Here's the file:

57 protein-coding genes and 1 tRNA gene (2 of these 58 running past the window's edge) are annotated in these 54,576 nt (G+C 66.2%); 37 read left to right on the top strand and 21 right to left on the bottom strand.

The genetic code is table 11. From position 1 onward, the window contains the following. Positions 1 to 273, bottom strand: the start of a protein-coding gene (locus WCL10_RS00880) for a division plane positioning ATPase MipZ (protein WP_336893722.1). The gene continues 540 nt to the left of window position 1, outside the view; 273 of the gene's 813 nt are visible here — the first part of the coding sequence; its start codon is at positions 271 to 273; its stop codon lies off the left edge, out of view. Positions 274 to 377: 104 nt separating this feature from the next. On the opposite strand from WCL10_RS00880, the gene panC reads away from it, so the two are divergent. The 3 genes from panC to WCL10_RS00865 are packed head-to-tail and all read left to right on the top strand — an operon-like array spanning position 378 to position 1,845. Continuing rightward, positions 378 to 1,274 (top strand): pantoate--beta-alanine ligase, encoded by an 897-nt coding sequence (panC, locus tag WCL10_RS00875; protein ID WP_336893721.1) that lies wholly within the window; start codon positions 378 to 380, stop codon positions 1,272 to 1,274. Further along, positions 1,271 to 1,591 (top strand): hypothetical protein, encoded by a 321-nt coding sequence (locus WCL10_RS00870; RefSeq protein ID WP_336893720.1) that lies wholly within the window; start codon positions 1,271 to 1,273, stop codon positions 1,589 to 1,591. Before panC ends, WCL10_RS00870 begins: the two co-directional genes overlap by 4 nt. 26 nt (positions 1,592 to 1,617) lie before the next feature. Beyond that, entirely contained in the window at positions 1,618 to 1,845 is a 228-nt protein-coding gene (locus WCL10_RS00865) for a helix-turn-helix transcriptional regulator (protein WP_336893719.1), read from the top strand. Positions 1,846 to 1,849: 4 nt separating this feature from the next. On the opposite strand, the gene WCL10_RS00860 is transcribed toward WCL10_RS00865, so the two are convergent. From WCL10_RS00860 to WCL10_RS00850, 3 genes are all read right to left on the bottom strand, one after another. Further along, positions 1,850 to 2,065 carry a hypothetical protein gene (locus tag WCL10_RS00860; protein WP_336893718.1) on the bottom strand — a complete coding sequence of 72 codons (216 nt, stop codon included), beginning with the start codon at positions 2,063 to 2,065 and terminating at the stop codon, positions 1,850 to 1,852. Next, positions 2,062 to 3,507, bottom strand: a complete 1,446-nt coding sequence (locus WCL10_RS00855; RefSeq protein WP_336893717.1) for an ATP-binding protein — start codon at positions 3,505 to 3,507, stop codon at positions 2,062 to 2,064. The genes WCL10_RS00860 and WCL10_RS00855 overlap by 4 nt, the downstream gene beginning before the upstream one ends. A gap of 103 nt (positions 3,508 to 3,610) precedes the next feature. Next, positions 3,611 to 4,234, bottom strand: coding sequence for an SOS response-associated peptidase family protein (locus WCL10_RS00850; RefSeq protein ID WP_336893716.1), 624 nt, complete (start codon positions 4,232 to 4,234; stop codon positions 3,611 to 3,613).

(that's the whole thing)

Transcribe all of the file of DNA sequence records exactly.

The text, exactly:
57 protein-coding genes and 1 tRNA gene (2 of these 58 running past the window's edge) are annotated in these 54,576 nt (G+C 66.2%); 37 read left to right on the top strand and 21 right to left on the bottom strand.

The genetic code is table 11. From position 1 onward, the window contains the following. Positions 1 to 273, bottom strand: the start of a protein-coding gene (locus WCL10_RS00880) for a division plane positioning ATPase MipZ (protein WP_336893722.1). The gene continues 540 nt to the left of window position 1, outside the view; 273 of the gene's 813 nt are visible here — the first part of the coding sequence; its start codon is at positions 271 to 273; its stop codon lies off the left edge, out of view. Positions 274 to 377: 104 nt separating this feature from the next. On the opposite strand from WCL10_RS00880, the gene panC reads away from it, so the two are divergent. The 3 genes from panC to WCL10_RS00865 are packed head-to-tail and all read left to right on the top strand — an operon-like array spanning position 378 to position 1,845. Continuing rightward, positions 378 to 1,274 (top strand): pantoate--beta-alanine ligase, encoded by an 897-nt coding sequence (panC, locus tag WCL10_RS00875; protein ID WP_336893721.1) that lies wholly within the window; start codon positions 378 to 380, stop codon positions 1,272 to 1,274. Further along, positions 1,271 to 1,591 (top strand): hypothetical protein, encoded by a 321-nt coding sequence (locus WCL10_RS00870; RefSeq protein ID WP_336893720.1) that lies wholly within the window; start codon positions 1,271 to 1,273, stop codon positions 1,589 to 1,591. Before panC ends, WCL10_RS00870 begins: the two co-directional genes overlap by 4 nt. 26 nt (positions 1,592 to 1,617) lie before the next feature. Beyond that, entirely contained in the window at positions 1,618 to 1,845 is a 228-nt protein-coding gene (locus WCL10_RS00865) for a helix-turn-helix transcriptional regulator (protein WP_336893719.1), read from the top strand. Positions 1,846 to 1,849: 4 nt separating this feature from the next. On the opposite strand, the gene WCL10_RS00860 is transcribed toward WCL10_RS00865, so the two are convergent. From WCL10_RS00860 to WCL10_RS00850, 3 genes are all read right to left on the bottom strand, one after another. Further along, positions 1,850 to 2,065 carry a hypothetical protein gene (locus tag WCL10_RS00860; protein WP_336893718.1) on the bottom strand — a complete coding sequence of 72 codons (216 nt, stop codon included), beginning with the start codon at positions 2,063 to 2,065 and terminating at the stop codon, positions 1,850 to 1,852. Next, positions 2,062 to 3,507, bottom strand: a complete 1,446-nt coding sequence (locus WCL10_RS00855; RefSeq protein WP_336893717.1) for an ATP-binding protein — start codon at positions 3,505 to 3,507, stop codon at positions 2,062 to 2,064. The genes WCL10_RS00860 and WCL10_RS00855 overlap by 4 nt, the downstream gene beginning before the upstream one ends. A gap of 103 nt (positions 3,508 to 3,610) precedes the next feature. Next, positions 3,611 to 4,234, bottom strand: coding sequence for an SOS response-associated peptidase family protein (locus WCL10_RS00850; RefSeq protein ID WP_336893716.1), 624 nt, complete (start codon positions 4,232 to 4,234; stop codon positions 3,611 to 3,613).